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29
Nov

Investment in staff and buildings necessary for NHS to meet targets


The Health Foundation has listed what it believes should be the priorities for the next government to address problems in health and social care in England.

 

Essential parts of the NHS in England are experiencing the worst performance against waiting times targets since the targets were set. This includes the highest proportion of people waiting more than four hours in A&E departments since 2004, and the highest proportion of people waiting over 18 weeks for non-urgent (but essential) hospital treatment since 2008.

 

The target for treating cancer patients within 62 days of urgent GP referral has not been met for over five years, and survey evidence suggests more people are experiencing lengthening delays in getting GP appointments.

 

Longer waits are a symptom of more people needing treatment than the NHS has the capacity to deliver. This reflects a decade of much lower than average funding growth for the NHS and workforce shortages, coupled with growing and changing population health needs. These pressures are exacerbated by cuts to social care and public health budgets, which make it harder to keep people healthy outside hospitals.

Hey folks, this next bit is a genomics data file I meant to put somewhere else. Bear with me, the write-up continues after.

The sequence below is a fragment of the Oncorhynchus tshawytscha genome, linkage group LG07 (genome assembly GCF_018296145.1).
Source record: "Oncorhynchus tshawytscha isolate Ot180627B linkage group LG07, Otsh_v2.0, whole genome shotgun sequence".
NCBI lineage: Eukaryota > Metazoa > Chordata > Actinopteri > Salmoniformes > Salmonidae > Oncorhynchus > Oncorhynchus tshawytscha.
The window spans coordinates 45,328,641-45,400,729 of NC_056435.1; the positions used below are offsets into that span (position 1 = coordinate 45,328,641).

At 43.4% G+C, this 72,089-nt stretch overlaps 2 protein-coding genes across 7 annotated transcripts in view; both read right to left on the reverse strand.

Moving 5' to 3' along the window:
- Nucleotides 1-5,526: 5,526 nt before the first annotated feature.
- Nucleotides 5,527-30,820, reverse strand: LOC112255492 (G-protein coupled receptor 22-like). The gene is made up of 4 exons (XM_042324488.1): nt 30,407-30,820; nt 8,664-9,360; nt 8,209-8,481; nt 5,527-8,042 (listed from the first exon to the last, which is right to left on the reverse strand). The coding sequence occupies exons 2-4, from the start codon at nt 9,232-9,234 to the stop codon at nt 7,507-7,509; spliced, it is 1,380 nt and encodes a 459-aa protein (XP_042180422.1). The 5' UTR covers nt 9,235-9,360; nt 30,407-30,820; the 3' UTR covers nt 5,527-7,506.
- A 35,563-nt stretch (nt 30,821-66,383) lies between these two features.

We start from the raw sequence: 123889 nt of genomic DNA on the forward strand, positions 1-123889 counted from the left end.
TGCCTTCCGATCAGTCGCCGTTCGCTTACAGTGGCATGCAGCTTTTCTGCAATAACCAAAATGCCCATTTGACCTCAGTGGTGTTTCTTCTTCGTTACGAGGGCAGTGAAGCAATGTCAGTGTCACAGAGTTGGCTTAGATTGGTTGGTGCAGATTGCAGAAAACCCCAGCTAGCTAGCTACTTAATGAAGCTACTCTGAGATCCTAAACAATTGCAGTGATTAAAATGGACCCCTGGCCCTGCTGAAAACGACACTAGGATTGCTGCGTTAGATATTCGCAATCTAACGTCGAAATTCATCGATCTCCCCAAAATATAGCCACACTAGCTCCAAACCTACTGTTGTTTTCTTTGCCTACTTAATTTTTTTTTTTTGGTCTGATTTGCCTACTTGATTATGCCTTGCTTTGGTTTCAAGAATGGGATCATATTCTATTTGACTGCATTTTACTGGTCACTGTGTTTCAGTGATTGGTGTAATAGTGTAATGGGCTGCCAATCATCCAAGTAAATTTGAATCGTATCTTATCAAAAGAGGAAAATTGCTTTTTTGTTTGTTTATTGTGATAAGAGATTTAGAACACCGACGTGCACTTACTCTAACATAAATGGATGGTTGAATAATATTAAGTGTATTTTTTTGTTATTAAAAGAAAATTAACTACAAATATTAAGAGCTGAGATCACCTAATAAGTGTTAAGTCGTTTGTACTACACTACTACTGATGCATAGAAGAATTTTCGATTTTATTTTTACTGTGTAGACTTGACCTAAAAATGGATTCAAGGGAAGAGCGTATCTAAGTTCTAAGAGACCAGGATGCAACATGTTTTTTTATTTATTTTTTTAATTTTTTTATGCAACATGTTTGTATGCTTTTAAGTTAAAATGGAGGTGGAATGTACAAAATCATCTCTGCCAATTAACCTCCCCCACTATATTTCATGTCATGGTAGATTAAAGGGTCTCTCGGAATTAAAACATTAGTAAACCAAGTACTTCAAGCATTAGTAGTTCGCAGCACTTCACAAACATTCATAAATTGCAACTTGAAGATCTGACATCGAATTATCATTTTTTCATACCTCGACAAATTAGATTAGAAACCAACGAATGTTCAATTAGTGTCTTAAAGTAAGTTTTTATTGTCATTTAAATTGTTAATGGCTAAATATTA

Recovering performance against targets will require initial investment to stabilise staff numbers, increase the workforce in key services, and increase investment in buildings and equipment.

 

For general practice, staff shortages of GPs and practice nurses need to be reversed. Setting rigid waiting time targets is unlikely to be the right approach as patients need a combination of continuity and quick access, and this varies by area. Investment in the workforce will need to happen alongside investment in buildings and premises. It is vital to ensure resources reach those general practices where need is greatest.

 

Improving emergency hospital waiting times will require a sustained focus on multiple parts of the system, including staffing within A&E but also the management of patients across hospital departments, particularly services to enable patients to leave hospital safely. This, in turn, needs an urgent solution to social care services, which are understaffed, unstable and unable to meet the needs of older and younger adults.

 

Longer-term solutions to keeping people well, preventing deterioration of illness and finding more efficient ways to manage patients’ journeys through the NHS do exist. However, these will require hospital staff and managers to have the time and skills to stand back and find ways to redesign services, so patients avoid long delays and are prevented from reaching crisis points that require hospital admissions.

 

Click here to read the full briefing.

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